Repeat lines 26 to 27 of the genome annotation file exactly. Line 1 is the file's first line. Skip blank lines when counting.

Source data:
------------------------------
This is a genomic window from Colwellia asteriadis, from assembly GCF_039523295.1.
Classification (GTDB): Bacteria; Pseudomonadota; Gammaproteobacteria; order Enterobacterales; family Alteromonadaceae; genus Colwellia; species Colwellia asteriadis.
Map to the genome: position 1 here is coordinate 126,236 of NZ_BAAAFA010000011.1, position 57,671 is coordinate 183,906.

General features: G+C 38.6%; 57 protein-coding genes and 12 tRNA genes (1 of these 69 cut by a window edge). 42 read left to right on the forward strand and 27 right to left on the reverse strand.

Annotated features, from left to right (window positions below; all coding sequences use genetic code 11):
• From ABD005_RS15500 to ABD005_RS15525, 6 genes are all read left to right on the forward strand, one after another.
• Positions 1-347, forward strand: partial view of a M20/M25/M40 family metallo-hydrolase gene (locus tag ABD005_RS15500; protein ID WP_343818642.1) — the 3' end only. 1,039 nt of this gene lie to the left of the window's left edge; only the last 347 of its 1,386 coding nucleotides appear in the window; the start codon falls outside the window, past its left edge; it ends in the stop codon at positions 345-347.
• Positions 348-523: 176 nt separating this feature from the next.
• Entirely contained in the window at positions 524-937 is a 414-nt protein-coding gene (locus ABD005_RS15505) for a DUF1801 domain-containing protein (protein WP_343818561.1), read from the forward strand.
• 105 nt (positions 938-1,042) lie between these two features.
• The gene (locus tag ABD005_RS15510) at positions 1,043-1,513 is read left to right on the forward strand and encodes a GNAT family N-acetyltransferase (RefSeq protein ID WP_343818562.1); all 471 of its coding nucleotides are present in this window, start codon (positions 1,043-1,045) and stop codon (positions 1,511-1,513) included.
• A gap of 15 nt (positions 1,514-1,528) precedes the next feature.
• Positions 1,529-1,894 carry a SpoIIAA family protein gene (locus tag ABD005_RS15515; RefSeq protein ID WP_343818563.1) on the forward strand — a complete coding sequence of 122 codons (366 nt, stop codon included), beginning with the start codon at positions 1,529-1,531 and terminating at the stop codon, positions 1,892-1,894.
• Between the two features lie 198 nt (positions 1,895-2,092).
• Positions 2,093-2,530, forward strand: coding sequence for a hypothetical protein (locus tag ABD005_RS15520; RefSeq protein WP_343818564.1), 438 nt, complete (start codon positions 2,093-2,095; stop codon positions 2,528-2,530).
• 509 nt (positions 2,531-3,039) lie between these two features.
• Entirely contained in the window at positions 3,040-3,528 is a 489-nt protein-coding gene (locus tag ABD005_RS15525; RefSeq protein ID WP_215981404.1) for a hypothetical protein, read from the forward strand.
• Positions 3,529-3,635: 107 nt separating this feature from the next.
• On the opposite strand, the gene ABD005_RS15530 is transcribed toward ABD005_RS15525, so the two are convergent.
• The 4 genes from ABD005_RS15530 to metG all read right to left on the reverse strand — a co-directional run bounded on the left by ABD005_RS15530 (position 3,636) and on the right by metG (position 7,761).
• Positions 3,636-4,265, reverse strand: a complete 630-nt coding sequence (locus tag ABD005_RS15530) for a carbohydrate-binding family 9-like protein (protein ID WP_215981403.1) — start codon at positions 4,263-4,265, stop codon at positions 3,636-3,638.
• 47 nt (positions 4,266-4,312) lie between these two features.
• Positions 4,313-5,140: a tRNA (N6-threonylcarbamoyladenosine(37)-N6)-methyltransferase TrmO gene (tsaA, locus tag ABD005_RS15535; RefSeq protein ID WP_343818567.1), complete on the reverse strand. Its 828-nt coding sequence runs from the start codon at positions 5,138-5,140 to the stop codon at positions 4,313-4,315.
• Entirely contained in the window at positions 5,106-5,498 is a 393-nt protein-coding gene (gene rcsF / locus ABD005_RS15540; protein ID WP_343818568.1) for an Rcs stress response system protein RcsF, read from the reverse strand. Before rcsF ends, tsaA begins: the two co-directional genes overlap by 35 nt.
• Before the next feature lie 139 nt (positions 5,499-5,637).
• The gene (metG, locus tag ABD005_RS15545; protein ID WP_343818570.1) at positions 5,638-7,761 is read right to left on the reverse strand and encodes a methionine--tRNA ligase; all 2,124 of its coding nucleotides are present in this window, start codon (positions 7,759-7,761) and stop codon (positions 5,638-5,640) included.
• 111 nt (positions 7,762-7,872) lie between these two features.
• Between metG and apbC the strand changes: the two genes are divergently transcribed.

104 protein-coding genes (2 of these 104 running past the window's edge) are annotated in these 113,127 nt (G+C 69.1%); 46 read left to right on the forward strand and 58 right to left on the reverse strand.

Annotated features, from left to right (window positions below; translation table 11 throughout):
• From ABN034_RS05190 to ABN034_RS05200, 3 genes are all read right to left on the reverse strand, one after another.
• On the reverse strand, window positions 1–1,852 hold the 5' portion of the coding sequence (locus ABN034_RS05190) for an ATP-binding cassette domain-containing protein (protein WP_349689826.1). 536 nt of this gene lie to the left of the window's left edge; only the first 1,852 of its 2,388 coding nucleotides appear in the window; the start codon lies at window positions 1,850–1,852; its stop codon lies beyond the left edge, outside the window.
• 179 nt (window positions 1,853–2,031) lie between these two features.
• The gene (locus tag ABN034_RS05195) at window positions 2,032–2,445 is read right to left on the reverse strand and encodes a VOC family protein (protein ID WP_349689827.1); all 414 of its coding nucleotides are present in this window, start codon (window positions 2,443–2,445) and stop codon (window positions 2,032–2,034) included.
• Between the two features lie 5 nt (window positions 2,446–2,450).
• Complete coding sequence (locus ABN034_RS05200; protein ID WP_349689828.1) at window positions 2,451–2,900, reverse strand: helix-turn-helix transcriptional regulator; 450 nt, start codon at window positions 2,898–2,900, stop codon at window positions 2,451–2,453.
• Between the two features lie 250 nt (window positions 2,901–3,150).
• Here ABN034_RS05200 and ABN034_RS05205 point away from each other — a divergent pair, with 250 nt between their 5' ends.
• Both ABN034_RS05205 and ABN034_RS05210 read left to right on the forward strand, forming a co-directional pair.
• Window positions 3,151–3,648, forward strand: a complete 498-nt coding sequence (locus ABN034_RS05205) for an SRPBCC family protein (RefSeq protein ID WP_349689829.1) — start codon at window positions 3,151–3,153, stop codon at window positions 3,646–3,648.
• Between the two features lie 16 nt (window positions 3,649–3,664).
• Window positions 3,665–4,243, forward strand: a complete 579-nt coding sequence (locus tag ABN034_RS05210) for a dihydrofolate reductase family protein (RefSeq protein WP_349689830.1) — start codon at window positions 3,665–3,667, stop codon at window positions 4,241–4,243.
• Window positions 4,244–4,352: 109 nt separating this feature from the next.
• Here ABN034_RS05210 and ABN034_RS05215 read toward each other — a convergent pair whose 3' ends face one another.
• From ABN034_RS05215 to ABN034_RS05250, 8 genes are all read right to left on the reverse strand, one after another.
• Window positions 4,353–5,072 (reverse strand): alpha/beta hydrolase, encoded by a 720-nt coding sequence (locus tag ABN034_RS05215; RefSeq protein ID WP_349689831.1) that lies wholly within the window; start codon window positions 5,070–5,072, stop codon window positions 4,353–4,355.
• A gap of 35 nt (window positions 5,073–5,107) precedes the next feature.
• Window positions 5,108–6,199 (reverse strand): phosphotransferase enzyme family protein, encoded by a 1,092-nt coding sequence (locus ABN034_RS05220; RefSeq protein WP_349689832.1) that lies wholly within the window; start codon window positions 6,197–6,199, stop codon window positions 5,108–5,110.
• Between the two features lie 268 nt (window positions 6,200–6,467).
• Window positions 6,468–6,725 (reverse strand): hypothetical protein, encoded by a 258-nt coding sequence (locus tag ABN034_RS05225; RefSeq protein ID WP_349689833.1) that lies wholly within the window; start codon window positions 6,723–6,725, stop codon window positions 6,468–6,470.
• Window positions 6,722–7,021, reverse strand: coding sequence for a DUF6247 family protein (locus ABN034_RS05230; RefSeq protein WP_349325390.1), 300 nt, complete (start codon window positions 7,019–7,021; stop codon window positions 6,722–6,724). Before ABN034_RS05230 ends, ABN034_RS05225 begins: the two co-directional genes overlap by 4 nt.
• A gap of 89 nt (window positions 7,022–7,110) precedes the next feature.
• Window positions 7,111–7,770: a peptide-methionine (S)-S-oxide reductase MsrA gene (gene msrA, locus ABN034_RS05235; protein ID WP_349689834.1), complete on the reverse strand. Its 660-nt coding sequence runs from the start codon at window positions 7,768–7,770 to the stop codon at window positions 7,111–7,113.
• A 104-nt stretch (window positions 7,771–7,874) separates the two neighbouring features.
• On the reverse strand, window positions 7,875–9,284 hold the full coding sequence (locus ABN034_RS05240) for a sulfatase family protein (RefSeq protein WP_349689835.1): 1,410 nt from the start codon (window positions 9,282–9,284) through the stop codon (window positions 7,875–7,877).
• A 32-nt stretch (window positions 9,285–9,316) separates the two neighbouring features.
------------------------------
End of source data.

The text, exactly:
• The gene (metG, locus tag ABD005_RS15545; protein ID WP_343818570.1) at positions 5,638-7,761 is read right to left on the reverse strand and encodes a methionine--tRNA ligase; all 2,124 of its coding nucleotides are present in this window, start codon (positions 7,759-7,761) and stop codon (positions 5,638-5,640) included.
• 111 nt (positions 7,762-7,872) lie between these two features.